Down the Aisle:Ally Walsh and Casey Wojtalewicz

Owners of Canyon Coffee Interview and Images by Aimee Brodeur

As I parked my car a few blocks from the Santa Monica Farmers Market, I saw the ocean on the left and an abundance of produce to my right. I thought to myself, "Damn, California grocery shopping does not disappoint". Ally and Casey, the founders of Canyon Coffee, greeted me with huge smiles and a level of energy one would only expect from true coffee enthusiasts. Over the course of the last year, these two have poured their hearts and countless hours into making the perfect bag of beans, and by the looks of it, they've been having a blast.

I’m assuming the two of you are pretty busy these days, how often do you make it out here to the Santa Monica Farmer’s Market?

A: Before we started Canyon coffee? Once a week. Since then… not as often! (laughing)

C: But that’s true of a lot of things. But we have had a little breather since the beginning of the year.

So tell us about your typical routines since starting Canyon. Are you both home cooks?

A: Yes, we are! With the exception of fish, we are pretty much vegan at home. We like to try to get creative with vegetables and greens. This place has so many of our favorite things to eat. We get a greens mix called “Stellar Green” which has a mixture of lettuces with herbs in it and flowers. Then there is our sourdough bread guy.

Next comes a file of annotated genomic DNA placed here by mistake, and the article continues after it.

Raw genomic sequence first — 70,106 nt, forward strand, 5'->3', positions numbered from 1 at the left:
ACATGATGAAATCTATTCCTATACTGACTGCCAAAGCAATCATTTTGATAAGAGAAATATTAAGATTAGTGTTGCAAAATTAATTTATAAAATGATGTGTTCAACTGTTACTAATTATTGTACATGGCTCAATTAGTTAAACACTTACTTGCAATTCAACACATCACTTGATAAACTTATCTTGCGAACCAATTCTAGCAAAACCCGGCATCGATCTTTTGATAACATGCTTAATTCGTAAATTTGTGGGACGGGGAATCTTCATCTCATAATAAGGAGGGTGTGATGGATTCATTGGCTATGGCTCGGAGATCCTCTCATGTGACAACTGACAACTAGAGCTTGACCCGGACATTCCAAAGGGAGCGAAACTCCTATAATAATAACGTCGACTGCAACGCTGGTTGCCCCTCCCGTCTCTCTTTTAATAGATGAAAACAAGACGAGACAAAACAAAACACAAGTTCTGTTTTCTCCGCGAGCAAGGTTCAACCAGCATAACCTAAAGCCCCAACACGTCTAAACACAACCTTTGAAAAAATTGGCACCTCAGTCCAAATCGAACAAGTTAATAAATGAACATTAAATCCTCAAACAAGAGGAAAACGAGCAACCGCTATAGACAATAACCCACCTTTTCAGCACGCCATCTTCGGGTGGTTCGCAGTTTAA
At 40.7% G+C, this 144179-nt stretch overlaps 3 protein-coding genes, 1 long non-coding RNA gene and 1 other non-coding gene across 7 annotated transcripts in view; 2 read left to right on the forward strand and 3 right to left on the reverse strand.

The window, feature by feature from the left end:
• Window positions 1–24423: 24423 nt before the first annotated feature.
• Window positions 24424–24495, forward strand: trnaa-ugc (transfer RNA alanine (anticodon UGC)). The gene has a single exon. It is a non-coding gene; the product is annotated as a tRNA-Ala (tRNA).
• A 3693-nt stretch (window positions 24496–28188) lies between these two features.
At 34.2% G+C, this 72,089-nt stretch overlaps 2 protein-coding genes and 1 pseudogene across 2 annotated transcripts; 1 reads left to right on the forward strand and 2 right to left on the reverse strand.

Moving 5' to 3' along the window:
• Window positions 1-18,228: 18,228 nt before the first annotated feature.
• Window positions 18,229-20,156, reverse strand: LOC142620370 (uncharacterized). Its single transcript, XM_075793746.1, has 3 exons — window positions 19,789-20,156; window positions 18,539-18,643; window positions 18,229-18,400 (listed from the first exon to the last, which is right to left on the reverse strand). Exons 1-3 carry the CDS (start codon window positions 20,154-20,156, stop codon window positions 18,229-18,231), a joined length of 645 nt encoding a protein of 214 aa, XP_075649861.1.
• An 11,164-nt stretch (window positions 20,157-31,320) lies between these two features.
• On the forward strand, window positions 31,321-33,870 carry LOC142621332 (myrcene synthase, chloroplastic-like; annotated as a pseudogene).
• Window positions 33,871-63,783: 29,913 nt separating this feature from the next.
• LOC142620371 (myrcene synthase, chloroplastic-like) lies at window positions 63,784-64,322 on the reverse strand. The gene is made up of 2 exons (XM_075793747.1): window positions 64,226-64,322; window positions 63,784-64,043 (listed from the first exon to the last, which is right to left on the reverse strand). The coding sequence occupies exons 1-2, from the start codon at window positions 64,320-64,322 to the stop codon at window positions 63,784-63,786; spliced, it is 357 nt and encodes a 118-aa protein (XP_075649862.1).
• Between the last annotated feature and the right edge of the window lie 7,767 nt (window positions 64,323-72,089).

C: It’s the absolute best toast to put avocado on… seriously.

A: Oh, and our egg lady! Best eggs ever!

So you have your people.

C: Yeah, totally. Our go-to meal is roasted vegetables- roasted sweet potatoes… squash. We also do lentils often.

A: I really love to make lentil stew with curry and tomatoes…

How often do you make the trip to grocery store?

A: I feel like I go everyday. Have you been to Erewhon?

I have!

A: I fricken live there. It’s dangerous. We go to Gjusta a lot too.

C: We’ve been so busy and making the time to cook hasn’t been easy. But the lunches there are high quality and convenient.

A: Or… I’ll pick up salmon from Erewhon and a side dish from Gjusta to cut down on cooking time.

“Ally could live off of sweet potatoes and squash. Don’t get between her and her sweet potato.”



So let’s do some shopping. What are some of your favorite things here?

C: Ally could live off of sweet potatoes and squash. Don’t get between her and her sweet potato.